Supinator muscle

Supinator muscle

Posterior view of the supinator. (Right arm.)
Origin Lateral epicondyle of humerus, supinator crest of ulna, radial collateral ligament, annular ligament
Insertion Lateral proximal radial shaft
Artery Radial recurrent artery
Nerve Deep branch of the radial nerve
Actions Supinates forearm
Antagonist Pronator teres, pronator quadratus
Latin musculus supinator
TA A04.6.02.048
FMA 38512

Anatomical terms of muscle

In human anatomy, the supinator is a broad muscle in the posterior compartment of the forearm, curved around the upper third of the radius. Its function is to supinate the forearm.[1]


Supinator consists of two planes of fibers, between which the deep branch of the radial nerve lies. The two planes arise in common — the superficial one by tendinous (the initial portion of the muscle is actually just tendon) and the deeper by muscular fibers [2] from the supinator crest of ulna, the lateral epicondyle of humerus, the radial collateral ligament, and the annular radial ligament.[1]

The superficial fibers (pars superficialis) surround the upper part of the radius, and are inserted into the lateral edge of the radial tuberosity and the oblique line of the radius, as low down as the insertion of the pronator teres. The upper fibers (pars profunda) of the deeper plane form a sling-like fasciculus, which encircles the neck of the radius above the tuberosity and is attached to the back part of its medial surface; the greater part of this portion of the muscle is inserted into the dorsal and lateral surfaces of the body of the radius, midway between the oblique line and the head of the bone.[2]

The proximal aspect of the superficial head is known as the arcade of Frohse or the supinator arch.


It is innervated by the deep branch of the radial nerve. The deep branch then becomes the posterior interosseous nerve upon exiting the supinator muscle

The radial nerve divides into deep and sensory superficial branches just proximal to the supinator muscle — an arrangement that can lead to entrapment and compression of the deep part, potentially resulting in selective paralysis of the muscles served by this nerve (the extensor muscles and the abductor pollicis longus.)[3] Many possible causes are known for this nerve syndrome, known as supinator entrapment syndrome, including compression by various soft-tissued masses surrounding the nerve, and stress caused by repetitive supination and pronation.[4]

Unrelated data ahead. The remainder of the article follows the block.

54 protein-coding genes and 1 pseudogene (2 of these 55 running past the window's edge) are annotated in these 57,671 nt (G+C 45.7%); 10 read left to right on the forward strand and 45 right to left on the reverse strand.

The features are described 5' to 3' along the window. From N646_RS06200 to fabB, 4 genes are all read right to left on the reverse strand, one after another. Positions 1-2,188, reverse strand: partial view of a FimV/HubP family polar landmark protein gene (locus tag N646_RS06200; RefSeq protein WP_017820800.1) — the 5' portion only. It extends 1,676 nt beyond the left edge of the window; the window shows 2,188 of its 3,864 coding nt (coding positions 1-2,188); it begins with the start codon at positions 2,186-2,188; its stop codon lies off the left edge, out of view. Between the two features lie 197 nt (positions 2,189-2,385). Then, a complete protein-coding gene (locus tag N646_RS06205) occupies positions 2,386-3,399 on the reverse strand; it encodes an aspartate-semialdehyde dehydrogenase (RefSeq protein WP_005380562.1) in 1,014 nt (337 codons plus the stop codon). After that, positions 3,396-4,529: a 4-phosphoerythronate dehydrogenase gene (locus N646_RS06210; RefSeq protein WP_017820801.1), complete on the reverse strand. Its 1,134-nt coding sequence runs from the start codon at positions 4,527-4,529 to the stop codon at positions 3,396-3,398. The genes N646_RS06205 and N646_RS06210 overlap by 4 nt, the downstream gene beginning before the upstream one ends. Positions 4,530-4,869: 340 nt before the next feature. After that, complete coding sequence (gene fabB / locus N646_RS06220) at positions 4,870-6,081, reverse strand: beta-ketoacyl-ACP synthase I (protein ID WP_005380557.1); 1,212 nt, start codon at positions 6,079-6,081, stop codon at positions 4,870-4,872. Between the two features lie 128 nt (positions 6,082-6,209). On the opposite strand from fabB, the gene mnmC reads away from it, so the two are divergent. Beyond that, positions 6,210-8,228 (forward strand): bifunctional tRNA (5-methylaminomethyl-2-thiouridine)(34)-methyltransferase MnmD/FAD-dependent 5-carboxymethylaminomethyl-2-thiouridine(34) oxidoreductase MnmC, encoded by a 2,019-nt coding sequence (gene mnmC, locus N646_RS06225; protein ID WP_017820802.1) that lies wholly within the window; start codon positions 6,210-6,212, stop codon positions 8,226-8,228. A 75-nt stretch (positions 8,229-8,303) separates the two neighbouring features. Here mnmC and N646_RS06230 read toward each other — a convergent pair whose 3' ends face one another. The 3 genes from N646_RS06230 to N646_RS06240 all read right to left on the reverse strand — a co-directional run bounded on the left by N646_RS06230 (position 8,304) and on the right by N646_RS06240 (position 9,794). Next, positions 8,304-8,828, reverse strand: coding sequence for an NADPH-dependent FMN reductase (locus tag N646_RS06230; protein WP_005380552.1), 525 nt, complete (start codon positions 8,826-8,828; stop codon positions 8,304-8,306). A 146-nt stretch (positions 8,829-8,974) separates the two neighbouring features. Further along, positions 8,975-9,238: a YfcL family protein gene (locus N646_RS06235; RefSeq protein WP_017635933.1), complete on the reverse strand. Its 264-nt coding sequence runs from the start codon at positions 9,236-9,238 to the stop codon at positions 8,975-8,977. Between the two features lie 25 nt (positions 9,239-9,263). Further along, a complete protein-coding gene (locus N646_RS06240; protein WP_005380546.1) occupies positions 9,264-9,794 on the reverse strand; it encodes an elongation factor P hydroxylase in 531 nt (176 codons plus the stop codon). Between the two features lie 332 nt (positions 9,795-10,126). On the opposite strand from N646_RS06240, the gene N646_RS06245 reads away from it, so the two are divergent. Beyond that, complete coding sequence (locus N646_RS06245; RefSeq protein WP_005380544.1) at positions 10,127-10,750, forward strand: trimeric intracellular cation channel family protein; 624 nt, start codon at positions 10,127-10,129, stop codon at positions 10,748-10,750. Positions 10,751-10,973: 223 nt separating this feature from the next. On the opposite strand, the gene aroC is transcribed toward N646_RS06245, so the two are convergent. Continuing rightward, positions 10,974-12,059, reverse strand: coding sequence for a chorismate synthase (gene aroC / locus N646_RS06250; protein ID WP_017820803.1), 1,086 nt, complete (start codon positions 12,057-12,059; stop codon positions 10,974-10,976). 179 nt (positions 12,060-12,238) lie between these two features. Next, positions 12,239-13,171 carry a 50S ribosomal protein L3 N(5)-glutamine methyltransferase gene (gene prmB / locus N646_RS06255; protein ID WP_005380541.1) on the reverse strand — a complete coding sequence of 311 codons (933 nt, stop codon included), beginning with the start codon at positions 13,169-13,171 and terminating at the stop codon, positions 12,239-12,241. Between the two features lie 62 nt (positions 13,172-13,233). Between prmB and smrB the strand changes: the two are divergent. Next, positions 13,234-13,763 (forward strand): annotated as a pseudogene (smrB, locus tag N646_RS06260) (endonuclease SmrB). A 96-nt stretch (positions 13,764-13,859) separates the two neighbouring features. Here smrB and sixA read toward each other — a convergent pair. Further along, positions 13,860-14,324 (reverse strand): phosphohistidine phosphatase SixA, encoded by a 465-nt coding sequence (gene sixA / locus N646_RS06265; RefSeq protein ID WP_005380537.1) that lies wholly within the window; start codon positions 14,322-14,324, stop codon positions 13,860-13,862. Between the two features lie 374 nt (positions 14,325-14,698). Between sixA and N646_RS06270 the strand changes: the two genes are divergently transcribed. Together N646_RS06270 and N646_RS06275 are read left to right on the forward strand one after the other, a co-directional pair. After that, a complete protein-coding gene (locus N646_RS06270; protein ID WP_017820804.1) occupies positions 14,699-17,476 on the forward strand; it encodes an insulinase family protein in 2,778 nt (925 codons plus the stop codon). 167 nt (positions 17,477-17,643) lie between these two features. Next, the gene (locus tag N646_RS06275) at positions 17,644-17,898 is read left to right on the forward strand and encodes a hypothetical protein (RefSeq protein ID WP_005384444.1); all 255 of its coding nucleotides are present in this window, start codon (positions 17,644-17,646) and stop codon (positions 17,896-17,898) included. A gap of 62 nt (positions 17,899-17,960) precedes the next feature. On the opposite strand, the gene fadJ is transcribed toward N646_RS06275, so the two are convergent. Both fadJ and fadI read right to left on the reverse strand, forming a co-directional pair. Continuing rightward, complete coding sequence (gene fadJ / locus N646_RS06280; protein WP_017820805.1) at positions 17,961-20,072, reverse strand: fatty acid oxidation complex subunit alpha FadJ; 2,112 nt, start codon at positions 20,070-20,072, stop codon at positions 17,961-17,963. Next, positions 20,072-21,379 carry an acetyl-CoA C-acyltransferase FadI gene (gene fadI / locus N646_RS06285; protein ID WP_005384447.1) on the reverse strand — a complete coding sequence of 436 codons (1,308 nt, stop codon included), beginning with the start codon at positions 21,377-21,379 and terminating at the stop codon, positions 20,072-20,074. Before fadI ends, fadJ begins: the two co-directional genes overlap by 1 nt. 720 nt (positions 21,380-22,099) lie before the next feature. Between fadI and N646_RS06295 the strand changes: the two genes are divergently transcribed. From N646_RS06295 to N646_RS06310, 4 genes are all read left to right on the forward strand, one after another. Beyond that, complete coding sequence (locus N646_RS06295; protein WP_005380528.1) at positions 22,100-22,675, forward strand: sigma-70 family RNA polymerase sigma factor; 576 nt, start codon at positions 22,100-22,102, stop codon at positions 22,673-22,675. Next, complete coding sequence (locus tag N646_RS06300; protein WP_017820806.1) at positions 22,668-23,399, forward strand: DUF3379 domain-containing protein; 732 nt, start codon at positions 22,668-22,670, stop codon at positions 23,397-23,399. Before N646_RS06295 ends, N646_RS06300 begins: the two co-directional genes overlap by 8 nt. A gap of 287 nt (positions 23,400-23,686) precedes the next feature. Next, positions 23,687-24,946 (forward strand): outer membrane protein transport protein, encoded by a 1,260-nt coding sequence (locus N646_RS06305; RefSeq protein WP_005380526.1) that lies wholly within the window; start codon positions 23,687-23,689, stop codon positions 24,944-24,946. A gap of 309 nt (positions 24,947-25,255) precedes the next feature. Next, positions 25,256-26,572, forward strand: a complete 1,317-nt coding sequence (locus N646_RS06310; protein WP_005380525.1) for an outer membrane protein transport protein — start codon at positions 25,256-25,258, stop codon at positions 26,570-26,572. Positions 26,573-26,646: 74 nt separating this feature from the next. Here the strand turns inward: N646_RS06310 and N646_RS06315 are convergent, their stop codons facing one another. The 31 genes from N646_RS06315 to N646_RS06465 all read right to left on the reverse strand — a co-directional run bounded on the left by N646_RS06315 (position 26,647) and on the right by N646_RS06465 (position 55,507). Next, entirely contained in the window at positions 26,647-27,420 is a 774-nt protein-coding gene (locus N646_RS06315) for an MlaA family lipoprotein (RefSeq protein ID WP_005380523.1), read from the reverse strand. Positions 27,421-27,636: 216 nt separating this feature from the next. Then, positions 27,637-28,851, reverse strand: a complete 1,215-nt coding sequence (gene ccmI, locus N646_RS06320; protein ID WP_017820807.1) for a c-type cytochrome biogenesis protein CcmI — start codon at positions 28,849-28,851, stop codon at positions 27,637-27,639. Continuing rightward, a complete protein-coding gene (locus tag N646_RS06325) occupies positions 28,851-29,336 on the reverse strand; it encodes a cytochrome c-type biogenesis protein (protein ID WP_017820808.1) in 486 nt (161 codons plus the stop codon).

The deep radial nerve passes through the belly of supinator in 70% of cases and via the arcade of Frohse in remaining cases.[5]


Encircling the radius, supinator brings the hand into the supinated position. In contrast to the biceps brachii, it is able to do this in all positions of elbow flexion and extension.[1]

Supinator always acts together with biceps, except when the elbow joint is extended.[6] It is the most active muscle in forearm supination during unresisted supination, while biceps becomes increasingly active with heavy loading. Supination strength decreases by 64% if supinator is disabled by, for example, injury.[7]



The term "supinator" can also refer more generally to a muscle that causes supination of a part of the body. In older texts, the term "supinator longus" was used to refer to the brachioradialis, and "supinator brevis" was used to describe the muscle now known as the supinator.

Additional images

Bones of left forearm. Anterior aspect. 
Bones of left forearm. Posterior aspect. 
Front of the left forearm. Deep muscles. 
Posterior surface of the forearm. Deep muscles. 
Ulnar and radial arteries. Deep view. 
Arteries of the back of the forearm and hand. 
Supinator muscle 
Muscles of upper limb. Cross section. 
Elbow joint. Deep dissection. Anterior view. 


This article incorporates text in the public domain from the 20th edition of Gray's Anatomy (1918)

  1. 1 2 3 Platzer 2004, p. 168
  2. 1 2 Gray's Anatomy (1918), see infobox
  3. Ross & Lamperti 2006, p. 345
  4. Chien et al. 2003, Discussion
  5. Boles, Kannam & Cardwell 2000, p. 153
  6. "Supinator". Loyola University Medical Education Network. Retrieved March 2011. Check date values in: |access-date= (help)
  7. Duqion, Chavan & Bisson 2010, p. 414


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